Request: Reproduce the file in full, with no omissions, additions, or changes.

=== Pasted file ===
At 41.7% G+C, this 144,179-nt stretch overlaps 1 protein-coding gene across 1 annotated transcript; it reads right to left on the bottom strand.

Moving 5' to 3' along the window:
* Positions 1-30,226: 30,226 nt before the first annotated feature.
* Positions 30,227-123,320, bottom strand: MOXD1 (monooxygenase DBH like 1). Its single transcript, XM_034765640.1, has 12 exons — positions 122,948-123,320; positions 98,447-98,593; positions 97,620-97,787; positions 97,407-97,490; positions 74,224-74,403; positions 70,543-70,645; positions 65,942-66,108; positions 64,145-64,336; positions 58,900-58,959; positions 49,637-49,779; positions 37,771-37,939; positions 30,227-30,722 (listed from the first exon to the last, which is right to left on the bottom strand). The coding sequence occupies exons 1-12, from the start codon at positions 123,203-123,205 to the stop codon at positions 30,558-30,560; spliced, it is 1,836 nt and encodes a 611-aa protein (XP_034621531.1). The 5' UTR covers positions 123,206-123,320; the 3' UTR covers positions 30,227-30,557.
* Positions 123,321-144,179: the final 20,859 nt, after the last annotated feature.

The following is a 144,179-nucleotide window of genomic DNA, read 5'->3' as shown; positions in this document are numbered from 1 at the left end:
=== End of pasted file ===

At 41.7% G+C, this 144,179-nt stretch overlaps 1 protein-coding gene across 1 annotated transcript; it reads right to left on the bottom strand.

Moving 5' to 3' along the window:
* Positions 1-30,226: 30,226 nt before the first annotated feature.
* Positions 30,227-123,320, bottom strand: MOXD1 (monooxygenase DBH like 1). Its single transcript, XM_034765640.1, has 12 exons — positions 122,948-123,320; positions 98,447-98,593; positions 97,620-97,787; positions 97,407-97,490; positions 74,224-74,403; positions 70,543-70,645; positions 65,942-66,108; positions 64,145-64,336; positions 58,900-58,959; positions 49,637-49,779; positions 37,771-37,939; positions 30,227-30,722 (listed from the first exon to the last, which is right to left on the bottom strand). The coding sequence occupies exons 1-12, from the start codon at positions 123,203-123,205 to the stop codon at positions 30,558-30,560; spliced, it is 1,836 nt and encodes a 611-aa protein (XP_034621531.1). The 5' UTR covers positions 123,206-123,320; the 3' UTR covers positions 30,227-30,557.
* Positions 123,321-144,179: the final 20,859 nt, after the last annotated feature.

The following is a 144,179-nucleotide window of genomic DNA, read 5'->3' as shown; positions in this document are numbered from 1 at the left end: